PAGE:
By the way, don’t forget to check some of the tunes of our demo in the MUSIC section of this web site.
If I’m not mistaken it was in summer 2005 as part of the 2nd Strandhill Guitar Festival, my fellow festival organisers Gerry Grennan and Seamie O’Dowd suggested the possibility of a small gig in The Strand Bar featuring the very first collaboration between the maestro virtuoso guitarist Mike Nielsen and…guess who?… myself. I knew of Mike’s tremendous musicianship long before that but have never spoken to him in my life before that day, never mind played with him. Nervous as hell, here I was heading down to The Strand to meet the genius that is Mike Nielsen wondering what the hell we were going to play. Two guys with two classical guitars? The result was one of the most amazing musical experiences I ever had to this day (only comparable to the time we played with Angel and Rolando, two of the guys in the current line-up of the Buena Vista Social Club in that very same room). Anyway, the sparks and musical communication were fantastic and Mike managed to get out of my humble guitar some of the best notes I ever played. Some years later he confessed to me that he was as nervous as myself about meeting and playing with this ‘real Spanish guitarist’ as if I was a threat to his enormous talent. We had a good laugh about it.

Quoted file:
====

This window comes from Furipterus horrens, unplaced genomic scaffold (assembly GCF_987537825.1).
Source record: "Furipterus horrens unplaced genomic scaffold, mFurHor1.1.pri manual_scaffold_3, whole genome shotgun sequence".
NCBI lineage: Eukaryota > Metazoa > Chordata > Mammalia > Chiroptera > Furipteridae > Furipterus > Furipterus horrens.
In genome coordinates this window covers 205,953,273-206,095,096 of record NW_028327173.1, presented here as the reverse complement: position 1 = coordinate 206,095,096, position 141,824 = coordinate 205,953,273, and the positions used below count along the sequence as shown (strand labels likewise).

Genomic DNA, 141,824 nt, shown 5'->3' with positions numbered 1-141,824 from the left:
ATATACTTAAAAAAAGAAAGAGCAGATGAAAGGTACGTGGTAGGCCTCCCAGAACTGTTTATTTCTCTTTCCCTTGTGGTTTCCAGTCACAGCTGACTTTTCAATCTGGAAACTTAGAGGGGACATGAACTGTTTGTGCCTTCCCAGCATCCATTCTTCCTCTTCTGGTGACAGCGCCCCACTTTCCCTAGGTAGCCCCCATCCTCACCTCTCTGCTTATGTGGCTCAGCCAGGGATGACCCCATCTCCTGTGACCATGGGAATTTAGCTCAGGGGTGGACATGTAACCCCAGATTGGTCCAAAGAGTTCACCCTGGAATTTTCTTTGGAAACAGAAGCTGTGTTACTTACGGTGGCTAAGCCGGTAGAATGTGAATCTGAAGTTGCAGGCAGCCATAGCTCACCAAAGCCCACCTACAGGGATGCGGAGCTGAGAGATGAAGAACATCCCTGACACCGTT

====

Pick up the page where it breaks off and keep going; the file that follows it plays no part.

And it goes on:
That brilliant experience brought us to form a quintet, alongside Eddie McFarlane (also on classical guitar), Eddie Lee (double bass) and Ken ‘Tonto’ McDonald (percussion). The band’s motto was (and still is) ‘everything is rumbable’ (hence the band’s name) and the repertoire is based on Standard and Latin Jazz meets rumba with a flamenco feel. Did you ever think you could dance to Miles Davis with a Catalan Rumba beat? Try it. Why not?
The Vendetta Orchestra
In 2007 or so, a bunch of lunatics based between Dublin, Galway, Clare and Sligo got together with the idea of performing original songs inspired by Der Struwwelpetter, a book of fairy tales written in Germany in 1845 by Heinrich Hoffmann. Ginger O’Keeffe and Paul Laffan wrote the music and the words of 10 songs based on the 10 original stories. Myself and Anna Houston joined in shortly and went on to record the band’s debut album ‘All God’s children’ in 2009.